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School Resource Officers and the Criminalization of Student Behavior

NCJ Number
Journal of Criminal Justice Volume: 37 Issue: 3 Dated: May/June 2009 Pages: 280-287
Matthew T. Theriot
Date Published
June 2009
8 pages
This study examined the role of school resource officers (SROs) in criminalizing student behavior.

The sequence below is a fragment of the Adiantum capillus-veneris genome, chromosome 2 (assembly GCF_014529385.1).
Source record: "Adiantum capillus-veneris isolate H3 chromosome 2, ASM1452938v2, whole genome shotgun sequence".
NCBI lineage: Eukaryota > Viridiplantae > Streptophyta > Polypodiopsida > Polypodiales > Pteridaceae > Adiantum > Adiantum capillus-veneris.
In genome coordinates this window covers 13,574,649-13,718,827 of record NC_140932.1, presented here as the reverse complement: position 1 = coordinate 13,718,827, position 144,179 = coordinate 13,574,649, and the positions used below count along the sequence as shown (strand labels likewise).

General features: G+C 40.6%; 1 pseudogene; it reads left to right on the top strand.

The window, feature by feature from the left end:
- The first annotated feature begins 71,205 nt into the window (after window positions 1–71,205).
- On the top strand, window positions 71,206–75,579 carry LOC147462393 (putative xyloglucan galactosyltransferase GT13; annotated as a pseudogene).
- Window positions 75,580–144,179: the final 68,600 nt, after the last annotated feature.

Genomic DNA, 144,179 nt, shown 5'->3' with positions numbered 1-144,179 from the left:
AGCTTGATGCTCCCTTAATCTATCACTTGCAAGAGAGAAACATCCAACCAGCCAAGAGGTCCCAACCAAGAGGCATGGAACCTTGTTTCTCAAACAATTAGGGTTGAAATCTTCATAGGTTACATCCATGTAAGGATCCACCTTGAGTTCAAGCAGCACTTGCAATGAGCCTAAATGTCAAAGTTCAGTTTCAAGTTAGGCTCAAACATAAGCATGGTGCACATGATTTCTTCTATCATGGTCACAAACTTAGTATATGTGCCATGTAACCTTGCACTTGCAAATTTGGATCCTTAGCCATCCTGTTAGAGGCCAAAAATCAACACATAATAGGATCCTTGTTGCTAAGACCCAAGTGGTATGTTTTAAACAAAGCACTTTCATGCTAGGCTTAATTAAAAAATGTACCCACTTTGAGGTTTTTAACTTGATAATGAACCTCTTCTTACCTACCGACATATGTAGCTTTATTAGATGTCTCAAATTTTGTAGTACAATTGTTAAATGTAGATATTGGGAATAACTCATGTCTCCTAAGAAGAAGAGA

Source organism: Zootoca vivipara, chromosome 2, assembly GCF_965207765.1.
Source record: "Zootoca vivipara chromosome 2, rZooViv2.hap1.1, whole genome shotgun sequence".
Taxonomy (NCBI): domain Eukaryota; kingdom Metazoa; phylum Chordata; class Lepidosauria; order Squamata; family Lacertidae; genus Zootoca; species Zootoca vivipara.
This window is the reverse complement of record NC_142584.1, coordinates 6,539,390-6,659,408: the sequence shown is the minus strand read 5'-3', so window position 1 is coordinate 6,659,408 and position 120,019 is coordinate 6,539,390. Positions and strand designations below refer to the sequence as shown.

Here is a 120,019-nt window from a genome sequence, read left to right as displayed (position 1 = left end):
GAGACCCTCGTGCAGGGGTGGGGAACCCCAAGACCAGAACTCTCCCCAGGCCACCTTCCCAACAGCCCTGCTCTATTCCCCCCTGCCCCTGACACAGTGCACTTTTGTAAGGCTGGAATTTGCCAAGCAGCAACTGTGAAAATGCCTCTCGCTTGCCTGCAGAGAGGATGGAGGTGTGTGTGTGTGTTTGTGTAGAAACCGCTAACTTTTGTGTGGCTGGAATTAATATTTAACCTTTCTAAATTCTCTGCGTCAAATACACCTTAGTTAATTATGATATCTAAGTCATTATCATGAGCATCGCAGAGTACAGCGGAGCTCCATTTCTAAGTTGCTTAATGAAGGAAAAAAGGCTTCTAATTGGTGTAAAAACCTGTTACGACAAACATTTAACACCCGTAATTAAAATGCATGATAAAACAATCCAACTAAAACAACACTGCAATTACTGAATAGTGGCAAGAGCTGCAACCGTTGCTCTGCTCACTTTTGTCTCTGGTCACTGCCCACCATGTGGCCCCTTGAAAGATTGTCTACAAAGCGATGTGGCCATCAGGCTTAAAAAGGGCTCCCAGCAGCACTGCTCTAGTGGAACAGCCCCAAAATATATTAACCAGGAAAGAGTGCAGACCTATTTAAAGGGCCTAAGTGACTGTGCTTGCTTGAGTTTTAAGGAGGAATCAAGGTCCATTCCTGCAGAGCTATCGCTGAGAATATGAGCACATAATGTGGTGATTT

The findings show that school resource officers (SROs) were not associated with an increase in total arrests when controlling for school poverty and schools with an SRO had fewer arrests for weapons and assault charges were encouraging. The results were contrary to the criminalization hypothesis and may even signify that SROs have a positive impact at schools. SROs in the United States are typically employed by a local law enforcement agency and assigned to work in a school or schools. They perform traditional law enforcement functions like patrolling school buildings and grounds, investigating criminal complaints, handling students who violate school rules or laws, and trying to minimize disruptions during the school day and after-school activities. As SRO programs continue to be widely implemented, there is concern that an increasing police presence at schools will "criminalize" student behavior by moving problematic students to the juvenile justice system. To address this issue, this study evaluated the impact of SROs on school-based arrest rates by comparing arrests at 13 schools with an SRO to 15 schools without an SRO in the same district. Tables, notes, and references